Commission will probe money laundering
Elouise Fowler, 24 March 2021
The Crown Resorts royal commission in Victoria will probe deeper into whether money laundering is still happening at Crown’s flagship casino at Southbank in Melbourne, says the inquiry head, former Federal Court judge Ray Finkelstein, QC.
Commissioner Finkelstein said he was concerned the gambling giant had not faced up to its role in facilitating the criminal activity through its gaming rooms, as revealed in a scathing NSW inquiry that found the $8 billion company unfit to hold a licence at its new $2.2 billion casino in Sydney.
In his opening remarks on the first day of public hearings, Mr Finkelstein said he wrote to the gambling giant to gauge its “attitude” and to ask whether Crown accepted the findings from the NSW probe. Continue reading “Article: Commission will probe money laundering”
Crown Resorts: US private equity group Blackstone offers James Packer exit strategy
Anne Davies, 22 March 2021
Billionaire James Packer has been offered a new exit strategy from Crown Resorts after the company received an unsolicited bid from private equity company Blackstone Group.
Blackstone, which already has a 10% holding in the casino giant, has offered to acquire all of the shares in Crown through a scheme of arrangement.
It is offering $11.85 a share, representing a 19% premium to the volume-weighted average price of Crown shares since the release of its first half results for the financial year 2021. Continue reading “Article: Crown Resorts: US private equity group Blackstone offers James Packer exit strategy”
Blackstone rolls the dice with $6.2 billion move on Australia’s Crown Resorts
Byron Kaye, Rashmi Ashok, 22 March 2021
Crown shares leapt more than 20% after it disclosed the informal offer on Monday, passing Blackstone’s indicative price of A$11.85 as investors wagered a bigger payment could be in the offing from the world’s No. 1 private equity firm or another suitor.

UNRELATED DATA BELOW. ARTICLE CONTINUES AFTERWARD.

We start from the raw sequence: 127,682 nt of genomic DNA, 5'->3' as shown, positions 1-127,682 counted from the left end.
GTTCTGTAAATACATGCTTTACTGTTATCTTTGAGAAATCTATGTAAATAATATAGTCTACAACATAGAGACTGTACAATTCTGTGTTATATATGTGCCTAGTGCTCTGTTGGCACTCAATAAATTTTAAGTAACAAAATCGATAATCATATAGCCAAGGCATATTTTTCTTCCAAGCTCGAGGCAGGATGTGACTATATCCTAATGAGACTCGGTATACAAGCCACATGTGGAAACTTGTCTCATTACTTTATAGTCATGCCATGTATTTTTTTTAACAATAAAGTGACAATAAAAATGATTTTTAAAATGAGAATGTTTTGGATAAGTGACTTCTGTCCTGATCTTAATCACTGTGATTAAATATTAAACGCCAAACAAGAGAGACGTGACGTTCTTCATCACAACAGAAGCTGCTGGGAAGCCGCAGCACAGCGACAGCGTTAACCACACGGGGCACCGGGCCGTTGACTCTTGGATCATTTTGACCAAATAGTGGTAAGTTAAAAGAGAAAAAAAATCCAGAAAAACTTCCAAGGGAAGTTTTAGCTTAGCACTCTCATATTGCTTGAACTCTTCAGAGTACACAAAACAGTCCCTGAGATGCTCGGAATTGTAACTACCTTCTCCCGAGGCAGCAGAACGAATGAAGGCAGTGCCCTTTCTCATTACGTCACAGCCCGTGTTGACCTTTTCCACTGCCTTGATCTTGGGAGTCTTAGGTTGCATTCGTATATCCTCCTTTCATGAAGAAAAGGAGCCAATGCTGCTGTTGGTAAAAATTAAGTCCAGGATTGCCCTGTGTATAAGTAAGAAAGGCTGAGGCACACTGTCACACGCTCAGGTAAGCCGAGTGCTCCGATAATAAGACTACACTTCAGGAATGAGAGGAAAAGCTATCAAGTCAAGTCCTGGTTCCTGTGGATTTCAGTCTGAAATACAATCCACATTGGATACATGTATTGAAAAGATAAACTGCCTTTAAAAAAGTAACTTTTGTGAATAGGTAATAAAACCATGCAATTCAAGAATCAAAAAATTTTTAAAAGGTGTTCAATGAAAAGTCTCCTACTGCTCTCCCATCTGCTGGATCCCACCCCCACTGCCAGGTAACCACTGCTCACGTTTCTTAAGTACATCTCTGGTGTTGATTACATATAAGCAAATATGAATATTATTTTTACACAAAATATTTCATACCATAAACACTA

“It’s nice to get a bid, and now it’s about price discovery,” said John Ayoub, a portfolio manager at Wilson Asset Management, which has Crown shares.
“These stocks are trading at trough earnings and I wouldn’t be surprised to see further activity in the sector.” Continue reading “Article: Blackstone rolls the dice with $6.2 billion move on Australia’s Crown Resorts”
Hamilton Evans “Tony” James (born February 3, 1951) is an American billionaire businessman, and the executive vice chairman of The Blackstone Group, a New York-based global asset management firm, having previously been president and chief operating officer. James has been chairman of Costco since August 2017.
In 1975, James joined investment bank Donaldson, Lufkin & Jenrette and became head of its global M&A group in 1982. He founded DLJ Merchant Banking, Inc in 1985. In 1995, James was appointed chairman of the firm’s banking group, a position he held when DLJ was acquired in 2000 by Credit Suisse First Boston, and was a member of its board of directors. At CSFB, James served on the executive board and as chairman of global investment banking and private equity. A 2007 Wall Street Journal article credited James with leading the acquisition process, on behalf of DLJ. Continue reading “Subject: Hamilton E. James”
Edwin N. Conway is a member of BlackRock’s Global Executive Committee. He is a Senior Managing Director and is Global Head of BlackRock Alternative Investors (BAI). Prior to this, Conway was Global Head of BlackRock’s Institutional Client Business (ICB). Prior to joining BlackRock in 2011, Mr. Conway was a Senior Managing Director at The Blackstone Group where he headed the Global Investor Relations & Business Development Group. Before joining Blackstone in 2005, Mr. Conway was an Executive Director at Arden Asset Management, Inc. and prior to that he was a Director at Credit Suisse Asset Management located both in London and New York. Conway earned a BComm degree from University College Dublin (UCD).
Black Rock, Inc
Refco: When Smart Money Isn’t So Smart
Bloomberg, 16 July 2007
The titans of the private equity world fancy themselves smarter, shrewder, and more sophisticated than any one else on Wall Street. Investors have bought into the sentiment as they’ve scooped up the shares of the private equity firms that have gone public recently: Blackstone Group (BX) and Fortress Investment Group (FIG). But a recent report on the spectacular collapse of Refco—the once-dominant commodities broker that was laid waste by a massive accounting fraud—paints an unflattering portrait of the private equity firm that engineered Refco’s August, 2004, leveraged buyout and its initial public offering a year later (see BusinessWeek.com, 7/11/07, “Kill the Private-Equity Tax Break”).
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